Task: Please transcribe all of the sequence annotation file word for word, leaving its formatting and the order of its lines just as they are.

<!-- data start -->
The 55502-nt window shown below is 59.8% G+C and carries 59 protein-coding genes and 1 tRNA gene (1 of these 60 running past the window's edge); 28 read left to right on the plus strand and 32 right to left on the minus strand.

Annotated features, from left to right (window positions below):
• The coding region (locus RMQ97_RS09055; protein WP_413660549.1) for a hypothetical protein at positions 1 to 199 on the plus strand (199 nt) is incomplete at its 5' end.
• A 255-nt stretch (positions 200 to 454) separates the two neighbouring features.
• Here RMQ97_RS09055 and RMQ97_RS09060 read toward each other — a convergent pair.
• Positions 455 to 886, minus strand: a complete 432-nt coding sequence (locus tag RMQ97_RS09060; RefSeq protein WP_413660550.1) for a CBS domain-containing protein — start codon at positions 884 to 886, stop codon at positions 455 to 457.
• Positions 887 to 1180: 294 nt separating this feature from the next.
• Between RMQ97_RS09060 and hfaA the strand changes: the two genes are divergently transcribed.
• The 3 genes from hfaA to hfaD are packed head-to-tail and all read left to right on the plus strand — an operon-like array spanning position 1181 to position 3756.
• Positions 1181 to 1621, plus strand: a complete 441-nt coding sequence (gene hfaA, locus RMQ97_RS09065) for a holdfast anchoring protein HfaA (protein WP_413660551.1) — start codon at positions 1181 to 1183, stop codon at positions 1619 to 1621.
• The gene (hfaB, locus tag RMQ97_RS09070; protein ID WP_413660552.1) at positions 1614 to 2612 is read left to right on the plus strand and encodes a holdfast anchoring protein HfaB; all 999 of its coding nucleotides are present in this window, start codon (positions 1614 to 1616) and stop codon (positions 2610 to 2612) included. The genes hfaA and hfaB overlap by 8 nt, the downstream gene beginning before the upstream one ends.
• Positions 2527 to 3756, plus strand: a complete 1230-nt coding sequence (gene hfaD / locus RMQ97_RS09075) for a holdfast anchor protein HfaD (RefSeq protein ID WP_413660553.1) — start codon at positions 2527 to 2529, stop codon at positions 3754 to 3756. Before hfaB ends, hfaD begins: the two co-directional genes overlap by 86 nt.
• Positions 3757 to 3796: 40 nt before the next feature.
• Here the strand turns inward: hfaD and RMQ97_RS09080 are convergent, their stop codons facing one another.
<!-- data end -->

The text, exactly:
The 55502-nt window shown below is 59.8% G+C and carries 59 protein-coding genes and 1 tRNA gene (1 of these 60 running past the window's edge); 28 read left to right on the plus strand and 32 right to left on the minus strand.

Annotated features, from left to right (window positions below):
• The coding region (locus RMQ97_RS09055; protein WP_413660549.1) for a hypothetical protein at positions 1 to 199 on the plus strand (199 nt) is incomplete at its 5' end.
• A 255-nt stretch (positions 200 to 454) separates the two neighbouring features.
• Here RMQ97_RS09055 and RMQ97_RS09060 read toward each other — a convergent pair.
• Positions 455 to 886, minus strand: a complete 432-nt coding sequence (locus tag RMQ97_RS09060; RefSeq protein WP_413660550.1) for a CBS domain-containing protein — start codon at positions 884 to 886, stop codon at positions 455 to 457.
• Positions 887 to 1180: 294 nt separating this feature from the next.
• Between RMQ97_RS09060 and hfaA the strand changes: the two genes are divergently transcribed.
• The 3 genes from hfaA to hfaD are packed head-to-tail and all read left to right on the plus strand — an operon-like array spanning position 1181 to position 3756.
• Positions 1181 to 1621, plus strand: a complete 441-nt coding sequence (gene hfaA, locus RMQ97_RS09065) for a holdfast anchoring protein HfaA (protein WP_413660551.1) — start codon at positions 1181 to 1183, stop codon at positions 1619 to 1621.
• The gene (hfaB, locus tag RMQ97_RS09070; protein ID WP_413660552.1) at positions 1614 to 2612 is read left to right on the plus strand and encodes a holdfast anchoring protein HfaB; all 999 of its coding nucleotides are present in this window, start codon (positions 1614 to 1616) and stop codon (positions 2610 to 2612) included. The genes hfaA and hfaB overlap by 8 nt, the downstream gene beginning before the upstream one ends.
• Positions 2527 to 3756, plus strand: a complete 1230-nt coding sequence (gene hfaD / locus RMQ97_RS09075) for a holdfast anchor protein HfaD (RefSeq protein ID WP_413660553.1) — start codon at positions 2527 to 2529, stop codon at positions 3754 to 3756. Before hfaB ends, hfaD begins: the two co-directional genes overlap by 86 nt.
• Positions 3757 to 3796: 40 nt before the next feature.
• Here the strand turns inward: hfaD and RMQ97_RS09080 are convergent, their stop codons facing one another.